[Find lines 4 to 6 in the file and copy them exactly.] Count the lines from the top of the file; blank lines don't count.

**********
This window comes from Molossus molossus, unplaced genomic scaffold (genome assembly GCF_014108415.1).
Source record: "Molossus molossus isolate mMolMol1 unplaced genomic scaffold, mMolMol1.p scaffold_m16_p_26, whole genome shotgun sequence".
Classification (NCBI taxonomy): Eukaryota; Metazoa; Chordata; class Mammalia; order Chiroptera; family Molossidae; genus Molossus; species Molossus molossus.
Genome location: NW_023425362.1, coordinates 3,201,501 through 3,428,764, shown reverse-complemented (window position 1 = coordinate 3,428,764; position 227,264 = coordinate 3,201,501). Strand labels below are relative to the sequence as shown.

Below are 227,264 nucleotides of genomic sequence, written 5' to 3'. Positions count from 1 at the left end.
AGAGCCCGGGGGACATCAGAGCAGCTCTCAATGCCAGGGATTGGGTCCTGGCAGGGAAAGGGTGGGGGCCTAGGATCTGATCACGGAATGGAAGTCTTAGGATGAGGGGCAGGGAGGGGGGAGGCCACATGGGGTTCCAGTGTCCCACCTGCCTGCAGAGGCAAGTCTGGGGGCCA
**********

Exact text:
Genome location: NW_023425362.1, coordinates 3,201,501 through 3,428,764, shown reverse-complemented (window position 1 = coordinate 3,428,764; position 227,264 = coordinate 3,201,501). Strand labels below are relative to the sequence as shown.

Below are 227,264 nucleotides of genomic sequence, written 5' to 3'. Positions count from 1 at the left end.
AGAGCCCGGGGGACATCAGAGCAGCTCTCAATGCCAGGGATTGGGTCCTGGCAGGGAAAGGGTGGGGGCCTAGGATCTGATCACGGAATGGAAGTCTTAGGATGAGGGGCAGGGAGGGGGGAGGCCACATGGGGTTCCAGTGTCCCACCTGCCTGCAGAGGCAAGTCTGGGGGCCA